The Role of the Postal and Delivery Sector in a Digital Age
Show Less

The Role of the Postal and Delivery Sector in a Digital Age

Edited by Michael A. Crew and Timothy J. J. Brennan

This volume, the result of the 21st Conference on Postal and Delivery Economics (Ireland, 2013), describes the continuing problem of the decline of the postal sector in the face of electronic competition and offers strategies for the survival of mail services in a digital age.
Buy Book in Print
Show Summary Details
You do not have access to this content

Chapter 25: The costs, functions and pricing of postal payment channels

Tim Walsh


European letter mail revenue amounts to an estimated Ä35 billion. The efficiency with which this is collected is an important determinant of overall profitability of postal operators (POs) and the payment channels through which POs serve customers in turn shape the mailer experience. How the customer pays matters. Payment method is a critical driver of postal product costs but has received relatively little attention in the literature compared to other product cost drivers such as format, weight and speed of delivery. This chapter is focused on payment channels as a cost driver, their functions and cost characteristics. It brings together what is known about postal payment channels, including how national regulatory authority (NRA) policies have evolved to provide incentives for the more efficient and systematic management of payment method by POs, particularly in liberalized European markets. The three principal payment channels are printed postage impression (PPI), meters, and stamps. PPI is typically a payment-in-arrears channel and accounts for some 64 percent of total postage revenue, with meters (largely payment in advance) and stamps (payment in advance) collecting around 23 and 13 percent, respectively, of total letter mail revenue (Walsh, 2011: 258). The role of postal payment channels was a major element of Sir Rowland Hillís 1837 critique of Royal Mailís largely recipient-pays process. The problem was that a significant proportion of the monies generated were eaten up by transaction costs involved in collecting revenue in arrears.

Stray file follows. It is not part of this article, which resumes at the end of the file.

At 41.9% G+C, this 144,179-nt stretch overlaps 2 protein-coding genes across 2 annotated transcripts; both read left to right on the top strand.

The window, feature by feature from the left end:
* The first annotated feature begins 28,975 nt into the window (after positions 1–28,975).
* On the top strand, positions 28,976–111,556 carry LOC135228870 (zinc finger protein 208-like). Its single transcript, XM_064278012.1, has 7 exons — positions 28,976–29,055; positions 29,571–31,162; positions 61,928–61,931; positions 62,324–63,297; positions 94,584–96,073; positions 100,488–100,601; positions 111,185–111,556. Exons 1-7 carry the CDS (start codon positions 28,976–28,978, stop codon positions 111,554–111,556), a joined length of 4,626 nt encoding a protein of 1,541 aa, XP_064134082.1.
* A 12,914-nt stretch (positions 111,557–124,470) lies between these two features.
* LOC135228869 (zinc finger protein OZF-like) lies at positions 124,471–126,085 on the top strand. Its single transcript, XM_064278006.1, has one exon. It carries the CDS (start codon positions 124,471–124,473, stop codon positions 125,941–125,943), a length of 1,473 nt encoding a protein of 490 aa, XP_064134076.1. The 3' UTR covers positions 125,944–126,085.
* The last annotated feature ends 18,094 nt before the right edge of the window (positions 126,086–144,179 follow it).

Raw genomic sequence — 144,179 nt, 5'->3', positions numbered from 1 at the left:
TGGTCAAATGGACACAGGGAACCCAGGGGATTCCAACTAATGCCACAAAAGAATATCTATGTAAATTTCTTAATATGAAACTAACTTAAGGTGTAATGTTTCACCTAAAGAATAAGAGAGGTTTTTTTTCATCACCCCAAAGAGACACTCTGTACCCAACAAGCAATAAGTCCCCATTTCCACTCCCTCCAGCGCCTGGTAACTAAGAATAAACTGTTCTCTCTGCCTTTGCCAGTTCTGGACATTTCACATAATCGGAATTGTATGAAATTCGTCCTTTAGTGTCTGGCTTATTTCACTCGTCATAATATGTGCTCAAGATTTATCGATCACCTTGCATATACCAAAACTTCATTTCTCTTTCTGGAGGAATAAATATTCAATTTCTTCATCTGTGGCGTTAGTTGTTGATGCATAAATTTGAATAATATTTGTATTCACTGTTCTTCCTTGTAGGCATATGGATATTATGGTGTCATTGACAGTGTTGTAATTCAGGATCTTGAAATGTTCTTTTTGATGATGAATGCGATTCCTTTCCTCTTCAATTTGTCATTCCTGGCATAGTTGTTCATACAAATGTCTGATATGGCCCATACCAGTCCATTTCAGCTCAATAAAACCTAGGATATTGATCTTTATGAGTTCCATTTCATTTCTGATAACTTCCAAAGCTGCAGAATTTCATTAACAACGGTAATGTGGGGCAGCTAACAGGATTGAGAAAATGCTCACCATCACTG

You are not authenticated to view the full text of this chapter or article.

Elgaronline requires a subscription or purchase to access the full text of books or journals. Please login through your library system or with your personal username and password on the homepage.

Non-subscribers can freely search the site, view abstracts/ extracts and download selected front matter and introductory chapters for personal use.

Your library may not have purchased all subject areas. If you are authenticated and think you should have access to this title, please contact your librarian.

Further information

or login to access all content.